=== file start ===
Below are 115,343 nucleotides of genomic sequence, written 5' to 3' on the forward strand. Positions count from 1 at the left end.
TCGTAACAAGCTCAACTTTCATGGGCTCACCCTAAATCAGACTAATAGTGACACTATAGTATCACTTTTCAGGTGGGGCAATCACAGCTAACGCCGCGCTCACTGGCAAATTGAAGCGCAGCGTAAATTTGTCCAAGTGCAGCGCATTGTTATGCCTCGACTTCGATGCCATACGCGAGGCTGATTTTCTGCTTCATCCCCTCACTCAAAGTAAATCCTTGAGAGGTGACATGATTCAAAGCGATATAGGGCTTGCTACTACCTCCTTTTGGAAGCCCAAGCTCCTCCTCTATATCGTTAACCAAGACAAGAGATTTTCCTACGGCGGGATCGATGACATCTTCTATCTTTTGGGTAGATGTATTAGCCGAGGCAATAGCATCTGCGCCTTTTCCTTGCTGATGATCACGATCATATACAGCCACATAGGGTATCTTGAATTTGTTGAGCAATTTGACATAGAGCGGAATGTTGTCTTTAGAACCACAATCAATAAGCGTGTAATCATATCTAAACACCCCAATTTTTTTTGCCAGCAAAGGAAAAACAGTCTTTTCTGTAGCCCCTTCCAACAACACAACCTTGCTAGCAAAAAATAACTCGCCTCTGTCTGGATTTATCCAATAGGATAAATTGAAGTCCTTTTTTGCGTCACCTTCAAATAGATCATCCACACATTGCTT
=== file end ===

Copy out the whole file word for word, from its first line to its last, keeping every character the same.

Below are 115,343 nucleotides of genomic sequence, written 5' to 3' on the forward strand. Positions count from 1 at the left end.
TCGTAACAAGCTCAACTTTCATGGGCTCACCCTAAATCAGACTAATAGTGACACTATAGTATCACTTTTCAGGTGGGGCAATCACAGCTAACGCCGCGCTCACTGGCAAATTGAAGCGCAGCGTAAATTTGTCCAAGTGCAGCGCATTGTTATGCCTCGACTTCGATGCCATACGCGAGGCTGATTTTCTGCTTCATCCCCTCACTCAAAGTAAATCCTTGAGAGGTGACATGATTCAAAGCGATATAGGGCTTGCTACTACCTCCTTTTGGAAGCCCAAGCTCCTCCTCTATATCGTTAACCAAGACAAGAGATTTTCCTACGGCGGGATCGATGACATCTTCTATCTTTTGGGTAGATGTATTAGCCGAGGCAATAGCATCTGCGCCTTTTCCTTGCTGATGATCACGATCATATACAGCCACATAGGGTATCTTGAATTTGTTGAGCAATTTGACATAGAGCGGAATGTTGTCTTTAGAACCACAATCAATAAGCGTGTAATCATATCTAAACACCCCAATTTTTTTTGCCAGCAAAGGAAAAACAGTCTTTTCTGTAGCCCCTTCCAACAACACAACCTTGCTAGCAAAAAATAACTCGCCTCTGTCTGGATTTATCCAATAGGATAAATTGAAGTCCTTTTTTGCGTCACCTTCAAATAGATCATCCACACATTGCTT